Asphalt mixtures are highly sensitive to age and temperature. They are flexible when they are young and they gain strength and lose flexibility as they age. This gain in strength is necessary to help resist permanent deformation while the loss of flexibility would increase the potential for cracking. Sealing the surface of an asphalt pavement is highly effective in slowing the aging process and protecting the pavement from cracking. However, the critical question becomes; when to seal the pavement? Should the pavement be sealed immediately after construction or should there be a waiting period before the pavement is sealed? Data generated from a PCTC study provided solid information toward the knowledge of when to seal the pavement. In the mid 1990s, the PCTC sealed a parking lot in Reno, NV, within 30 days after construction. Several types of sealers were used side-by-side. One year later the majority of the sealers started showing cracks and two years later the majority of the sections were totally cracked. In 2001, the PCTC sealed another pavement in Reno one year after construction. Again, several types of sealers were used side-by-side. Three years later none of the sealcoat sections have shown any cracking. This data indicates that sealing a brand new pavement would jeopardize the success of the sealcoat while sealing a one-year-old pavement would lead to a successful sealcoat.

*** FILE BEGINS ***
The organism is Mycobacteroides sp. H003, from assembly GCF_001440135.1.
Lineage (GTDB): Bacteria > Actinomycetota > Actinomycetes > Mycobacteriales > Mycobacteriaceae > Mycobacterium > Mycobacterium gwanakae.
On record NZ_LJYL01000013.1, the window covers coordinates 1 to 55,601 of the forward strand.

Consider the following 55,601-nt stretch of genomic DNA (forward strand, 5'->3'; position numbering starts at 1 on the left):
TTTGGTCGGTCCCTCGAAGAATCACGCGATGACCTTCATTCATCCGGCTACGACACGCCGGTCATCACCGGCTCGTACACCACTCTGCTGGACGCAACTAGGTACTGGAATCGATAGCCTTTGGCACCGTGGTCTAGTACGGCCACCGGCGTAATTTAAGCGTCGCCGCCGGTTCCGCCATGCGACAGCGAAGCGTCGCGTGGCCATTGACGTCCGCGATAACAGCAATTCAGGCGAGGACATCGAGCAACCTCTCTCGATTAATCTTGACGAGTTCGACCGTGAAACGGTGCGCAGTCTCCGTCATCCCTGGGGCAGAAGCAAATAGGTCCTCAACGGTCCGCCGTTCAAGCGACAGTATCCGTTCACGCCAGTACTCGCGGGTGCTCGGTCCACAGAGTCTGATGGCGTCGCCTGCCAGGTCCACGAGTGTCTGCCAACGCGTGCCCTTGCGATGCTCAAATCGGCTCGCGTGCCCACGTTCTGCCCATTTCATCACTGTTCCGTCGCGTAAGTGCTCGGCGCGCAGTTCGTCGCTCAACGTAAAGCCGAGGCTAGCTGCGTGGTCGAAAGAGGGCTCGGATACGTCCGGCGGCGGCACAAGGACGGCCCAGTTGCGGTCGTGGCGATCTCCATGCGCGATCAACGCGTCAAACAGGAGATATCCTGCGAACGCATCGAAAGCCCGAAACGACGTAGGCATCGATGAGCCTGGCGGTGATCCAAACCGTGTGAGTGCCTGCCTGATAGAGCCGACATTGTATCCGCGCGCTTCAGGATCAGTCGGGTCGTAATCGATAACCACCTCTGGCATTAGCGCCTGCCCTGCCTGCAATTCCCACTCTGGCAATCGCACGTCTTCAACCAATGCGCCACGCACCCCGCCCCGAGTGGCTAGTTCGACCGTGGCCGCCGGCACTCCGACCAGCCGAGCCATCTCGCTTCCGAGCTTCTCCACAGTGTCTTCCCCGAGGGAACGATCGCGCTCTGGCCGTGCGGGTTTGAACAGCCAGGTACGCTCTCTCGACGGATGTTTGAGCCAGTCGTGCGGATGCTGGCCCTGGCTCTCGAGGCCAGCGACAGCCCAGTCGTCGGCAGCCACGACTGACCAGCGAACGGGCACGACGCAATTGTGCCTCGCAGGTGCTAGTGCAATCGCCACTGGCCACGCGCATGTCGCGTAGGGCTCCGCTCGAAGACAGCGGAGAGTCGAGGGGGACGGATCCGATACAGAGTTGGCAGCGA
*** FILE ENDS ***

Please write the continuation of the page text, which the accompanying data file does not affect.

In summary, the data indicates that while it is necessary to provide a one-year curing period for asphalt pavements, the degree of success of the sealer is also greatly improved if it is applied after one year from construction. Therefore, the field data support the earlier PCTC recommendation of: "under normal traffic and environmental conditions, a new pavement be sealed after either: a) 90 to 180 days of +70° F weather, or b) one year of normal weather conditions.
Peter E. Sebaaly, Ph.D., P.E., is director, Pavement Coating Technology Center, University of Nevada, Reno.
ASMA Tips for Asphalt-based Sealer
"Dedicated to the advancement of the sealcoating industry," the Asphalt Sealcoat Manufacturers Association (ASMA) is made up of suppliers to and producers of asphalt emulsion-based sealcoating material. An ASMA "Standard Specification" developed to guide the industry calls for:
- Minimum application rates (based on two coats of undiluted material) of 20 gal./sq. ft. for a smooth, dense surface; 30 gal./sq. ft. for a medium surface; 40 gal./sq. ft. for a rough, aged surface; and 50 gal./sq. ft. for an excessively rough, aged surface.
- While aggregate (often in the form of slate) is added to asphalt emulsion sealers by the sealer producers, contractors can add up to 3 lbs. per gal. for the first coat on severely weathered asphalt pavement.
- Two application coats of material by "mechanical means" including broom, squeegee, or distributor bar or wand, or a combination.
- Pretreatment of pavement with a water mist if ambient temperatures are in excess of 80° F. Surface must be damp but without standing water prior to sealcoat application.
- Applying a tack coat when applying asphalt emulsion over a refined coal tar based sealer.